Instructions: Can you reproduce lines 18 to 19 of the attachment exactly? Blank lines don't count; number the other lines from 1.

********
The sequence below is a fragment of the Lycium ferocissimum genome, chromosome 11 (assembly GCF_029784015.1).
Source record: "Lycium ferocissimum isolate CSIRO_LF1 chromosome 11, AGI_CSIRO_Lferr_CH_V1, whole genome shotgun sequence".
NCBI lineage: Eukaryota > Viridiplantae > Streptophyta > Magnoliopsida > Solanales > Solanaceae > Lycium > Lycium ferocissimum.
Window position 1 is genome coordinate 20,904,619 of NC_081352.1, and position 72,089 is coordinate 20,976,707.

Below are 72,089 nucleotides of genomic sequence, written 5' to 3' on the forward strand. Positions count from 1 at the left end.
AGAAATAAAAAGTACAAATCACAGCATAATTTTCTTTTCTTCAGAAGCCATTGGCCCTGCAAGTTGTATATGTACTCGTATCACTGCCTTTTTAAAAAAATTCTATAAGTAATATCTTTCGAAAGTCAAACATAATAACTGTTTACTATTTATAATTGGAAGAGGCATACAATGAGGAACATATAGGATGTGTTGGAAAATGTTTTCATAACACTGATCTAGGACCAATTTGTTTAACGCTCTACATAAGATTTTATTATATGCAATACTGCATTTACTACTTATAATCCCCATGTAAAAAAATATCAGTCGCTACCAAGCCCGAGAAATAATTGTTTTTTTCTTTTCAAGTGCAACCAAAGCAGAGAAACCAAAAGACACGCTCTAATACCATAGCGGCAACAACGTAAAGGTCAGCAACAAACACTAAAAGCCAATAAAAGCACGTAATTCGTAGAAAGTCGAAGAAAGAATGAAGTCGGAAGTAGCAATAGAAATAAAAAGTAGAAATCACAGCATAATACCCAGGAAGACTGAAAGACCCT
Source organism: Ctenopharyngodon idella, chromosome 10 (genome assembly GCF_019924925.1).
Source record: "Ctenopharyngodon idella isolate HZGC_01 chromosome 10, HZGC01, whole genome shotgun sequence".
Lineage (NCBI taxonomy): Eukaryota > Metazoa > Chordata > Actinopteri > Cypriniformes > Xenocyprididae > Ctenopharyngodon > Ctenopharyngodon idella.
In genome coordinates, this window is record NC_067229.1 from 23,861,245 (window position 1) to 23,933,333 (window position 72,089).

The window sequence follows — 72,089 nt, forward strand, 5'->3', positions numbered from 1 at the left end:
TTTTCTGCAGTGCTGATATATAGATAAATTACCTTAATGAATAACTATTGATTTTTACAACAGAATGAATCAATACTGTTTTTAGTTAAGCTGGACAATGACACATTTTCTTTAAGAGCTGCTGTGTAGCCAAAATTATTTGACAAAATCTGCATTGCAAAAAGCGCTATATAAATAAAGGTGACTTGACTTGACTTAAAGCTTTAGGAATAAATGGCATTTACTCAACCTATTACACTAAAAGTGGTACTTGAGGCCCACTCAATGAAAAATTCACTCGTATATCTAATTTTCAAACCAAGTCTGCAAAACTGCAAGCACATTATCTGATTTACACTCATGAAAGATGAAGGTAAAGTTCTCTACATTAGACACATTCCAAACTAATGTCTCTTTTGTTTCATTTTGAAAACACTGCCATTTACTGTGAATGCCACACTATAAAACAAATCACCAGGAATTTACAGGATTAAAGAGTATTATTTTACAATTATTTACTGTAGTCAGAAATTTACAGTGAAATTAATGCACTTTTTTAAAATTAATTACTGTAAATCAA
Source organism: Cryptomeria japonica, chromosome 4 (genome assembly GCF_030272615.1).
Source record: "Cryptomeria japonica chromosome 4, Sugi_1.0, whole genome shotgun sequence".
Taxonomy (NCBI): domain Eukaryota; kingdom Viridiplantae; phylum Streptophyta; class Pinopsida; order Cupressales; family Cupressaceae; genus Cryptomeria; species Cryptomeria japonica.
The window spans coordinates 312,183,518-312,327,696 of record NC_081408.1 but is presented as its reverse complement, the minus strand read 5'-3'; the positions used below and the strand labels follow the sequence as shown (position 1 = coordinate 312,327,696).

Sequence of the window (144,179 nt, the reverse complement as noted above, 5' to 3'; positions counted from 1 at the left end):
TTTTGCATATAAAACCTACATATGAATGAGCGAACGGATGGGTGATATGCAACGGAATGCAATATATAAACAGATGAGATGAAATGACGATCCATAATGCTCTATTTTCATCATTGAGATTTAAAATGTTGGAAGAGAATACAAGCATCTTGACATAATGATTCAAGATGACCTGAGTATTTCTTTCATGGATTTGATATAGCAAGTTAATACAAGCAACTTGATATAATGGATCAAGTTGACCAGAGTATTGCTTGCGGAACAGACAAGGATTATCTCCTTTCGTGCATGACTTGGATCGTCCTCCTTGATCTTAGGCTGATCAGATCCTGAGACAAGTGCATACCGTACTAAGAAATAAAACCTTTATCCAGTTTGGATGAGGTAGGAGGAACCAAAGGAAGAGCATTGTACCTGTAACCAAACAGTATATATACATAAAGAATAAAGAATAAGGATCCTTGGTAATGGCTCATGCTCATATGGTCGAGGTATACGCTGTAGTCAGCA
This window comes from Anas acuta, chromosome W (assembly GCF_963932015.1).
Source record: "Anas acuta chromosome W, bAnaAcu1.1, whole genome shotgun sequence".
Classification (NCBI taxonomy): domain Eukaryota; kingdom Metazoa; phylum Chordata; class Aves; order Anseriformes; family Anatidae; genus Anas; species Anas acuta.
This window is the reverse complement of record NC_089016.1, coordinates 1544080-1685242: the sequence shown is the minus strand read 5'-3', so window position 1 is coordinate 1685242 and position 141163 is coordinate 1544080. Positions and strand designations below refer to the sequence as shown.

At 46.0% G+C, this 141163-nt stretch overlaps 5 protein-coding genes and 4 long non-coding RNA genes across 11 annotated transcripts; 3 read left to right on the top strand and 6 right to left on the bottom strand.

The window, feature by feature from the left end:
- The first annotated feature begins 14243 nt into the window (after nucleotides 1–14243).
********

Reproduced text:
TTTTGCATATAAAACCTACATATGAATGAGCGAACGGATGGGTGATATGCAACGGAATGCAATATATAAACAGATGAGATGAAATGACGATCCATAATGCTCTATTTTCATCATTGAGATTTAAAATGTTGGAAGAGAATACAAGCATCTTGACATAATGATTCAAGATGACCTGAGTATTTCTTTCATGGATTTGATATAGCAAGTTAATACAAGCAACTTGATATAATGGATCAAGTTGACCAGAGTATTGCTTGCGGAACAGACAAGGATTATCTCCTTTCGTGCATGACTTGGATCGTCCTCCTTGATCTTAGGCTGATCAGATCCTGAGACAAGTGCATACCGTACTAAGAAATAAAACCTTTATCCAGTTTGGATGAGGTAGGAGGAACCAAAGGAAGAGCATTGTACCTGTAACCAAACAGTATATATACATAAAGAATAAAGAATAAGGATCCTTGGTAATGGCTCATGCTCATATGGTCGAGGTATACGCTGTAGTCAGCA
This window comes from Anas acuta, chromosome W (assembly GCF_963932015.1).